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I used to work as a contractor for a construction company, when one day, a manager brought me over and casually said "I'm letting you go." So I checked out early because I had asked to go home early that day.

I come back the next 3 days and work, business as usually, when on the third day the same manager appeared and became irate with me still being on the field. I had apparently been dismissed when he said "let go" and refused to pay me for the time I had worked already.

I had threatened legal action and he eventually surrendered what he owed me, but now I am wondering how it might've played out had he not.

My question here is, how clear must an employer's language be before an employee's dismissal is effective?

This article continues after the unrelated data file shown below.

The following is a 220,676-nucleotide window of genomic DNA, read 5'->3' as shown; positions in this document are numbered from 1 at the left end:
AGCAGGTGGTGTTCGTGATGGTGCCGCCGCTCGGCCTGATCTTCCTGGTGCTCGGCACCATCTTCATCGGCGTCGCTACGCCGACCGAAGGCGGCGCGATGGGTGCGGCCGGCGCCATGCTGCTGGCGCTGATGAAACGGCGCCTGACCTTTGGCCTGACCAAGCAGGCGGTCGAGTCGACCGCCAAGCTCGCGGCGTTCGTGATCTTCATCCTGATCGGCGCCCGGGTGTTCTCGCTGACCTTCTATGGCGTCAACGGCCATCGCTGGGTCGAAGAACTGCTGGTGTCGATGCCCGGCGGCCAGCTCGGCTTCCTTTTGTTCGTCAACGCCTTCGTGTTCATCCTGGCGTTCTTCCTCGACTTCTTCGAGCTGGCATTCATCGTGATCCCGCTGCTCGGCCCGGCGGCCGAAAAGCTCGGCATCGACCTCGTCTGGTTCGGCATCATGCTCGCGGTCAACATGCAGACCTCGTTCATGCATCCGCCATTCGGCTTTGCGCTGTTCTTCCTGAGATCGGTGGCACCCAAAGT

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    He certainly should have been clearer. As to the requirements, well, you'd probably need to consult your contract. It seems Texas is an at-will employment state, but a contract (which I hope you had, as a contractor), can override that. Was there another person present when he told you this? – childofsoong Mar 17 '16 at 23:08
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    The federal standard for employment, as used in federal minimum wage laws, is "suffer or permit to work." In other words, if an employer subject to the FLSA allows you to work, he generally has to pay you at least minimum wage for it. It would stand to reason then that the employer has to actually stop you from working if they don't want you to, well, work. – Zach Lipton Mar 19 '16 at 6:39
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"I'm letting you go" can mean "I'm terminating your employment" but it can also mean "I'm letting you go home now since you asked to leave early".

Terminating s contract is effective when one party communicates it to the other party. The onus is on the initiating party to make sure that the communication is clear and unambiguous.

There are no certainties but you would probably have won.

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